By Brad Hoylman, State Senator, 27th District
Bayard Rustin once wrote, “We need in every bay and community a group of angelic troublemakers.”
I can’t think of a more angelic cause than protecting people’s homes. So last Wednesday, I was one of 55 troublemakers, including eleven elected officials, arrested for civil disobedience outside of Governor Cuomo’s office in Albany protesting Albany’s inaction on strengthening the rent laws this session.
As 25,000 of our Stuyvesant Town-Peter Cooper Village neighbors know all too well, New York’s rent laws will expire next week – midnight on June 15. The issue isn’t if the rent laws will be renewed, however. It’s practically a given they will be. The real question is whether protections for rent-regulated tenants will continue to be eroded by the status quo that favors landlords at the expense of tenants.
Tenant activists have put it bluntly: a straightforward extension of the rent laws is an unmitigated disaster for tenants and New York’s affordable housing stock. I agree. The reason is because currently landlords can take advantage of a raft of anti-tenant provisions in the law to flip regulated apartments to market units, making the rent out of reach for most New Yorkers.
Vacancy bonuses allow landlords to hike rents by 20 percent when an apartment becomes available for a new tenant, creating an incentive to push old tenants out.
They use so-called preferential rents to bait prospective tenants into a deceptive sense of safety with a single year of rent below the legal maximum allowed, and then shock them with huge rent increases based on that legal maximum when their leases come up for renewal.
And they make tenants pay extra for major capital improvements (MCIs) — often after the cost of the improvement has been recouped. The result is that over the last two decades, New York has lost 400,000 rent-regulated apartments. Tenants quite literally cannot afford to lose any more.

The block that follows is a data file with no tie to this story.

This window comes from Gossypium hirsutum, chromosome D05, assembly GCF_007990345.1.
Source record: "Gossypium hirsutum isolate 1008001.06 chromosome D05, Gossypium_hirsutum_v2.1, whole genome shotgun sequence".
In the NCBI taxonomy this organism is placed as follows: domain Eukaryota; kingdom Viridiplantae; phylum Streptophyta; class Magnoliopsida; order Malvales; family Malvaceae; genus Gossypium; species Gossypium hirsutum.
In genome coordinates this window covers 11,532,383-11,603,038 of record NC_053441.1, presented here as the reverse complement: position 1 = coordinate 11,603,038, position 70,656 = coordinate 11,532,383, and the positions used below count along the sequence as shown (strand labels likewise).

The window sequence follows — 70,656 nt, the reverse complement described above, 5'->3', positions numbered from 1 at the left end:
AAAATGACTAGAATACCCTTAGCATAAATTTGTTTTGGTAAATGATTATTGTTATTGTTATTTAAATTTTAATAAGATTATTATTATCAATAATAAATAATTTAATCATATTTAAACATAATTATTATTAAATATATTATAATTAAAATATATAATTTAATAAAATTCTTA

Thankfully, tenants and their allies are fighting back. In addition to organizing the mass arrest of the “Albany 55,” they’ve held marches, rallies and letter writing campaigns. And by most accounts, they’ve caught the attention of our elected leaders and the news media.
Shortly after our arrests, Governor Cuomo said he would keep legislators in Albany until they agreed to strengthen – not just extend – tenant protections. Mayor de Blasio, in addition to working on the issue for months with state legislators like Assembly Member Brian Kavanagh and me, has made strengthening the rent laws a major cornerstone of his affordable housing plan and legislative agenda in Albany. The New York Daily News has been publishing a hard-hitting series over the last few weeks showing the negative consequences of vacancy decontrol. And just this week, busloads of tenants arrived in Albany, including members of the ST-PCV Tenants Association and Council Member Dan Garodnick, demanding tougher laws to protect rent regulated tenants.
The stakes are high. More than 100,000 rent-regulated apartments are on the verge of flipping to higher market rates because of vacancy decontrol. Some parts of our Senate district, including Chelsea and the Upper West Side, could lose as much of half of their rent-regulated apartments as a result.
Back to that arrest in the State Capitol. While I didn’t come to Albany to be a political stuntman, I think we have to play every card to bring attention to the dire situation facing our rent-regulated tenants – including acts of civil disobedience. We’re doing just that thanks to tenant activists like the ST-PCV Tenants Association, our community’s angelic troublemakers.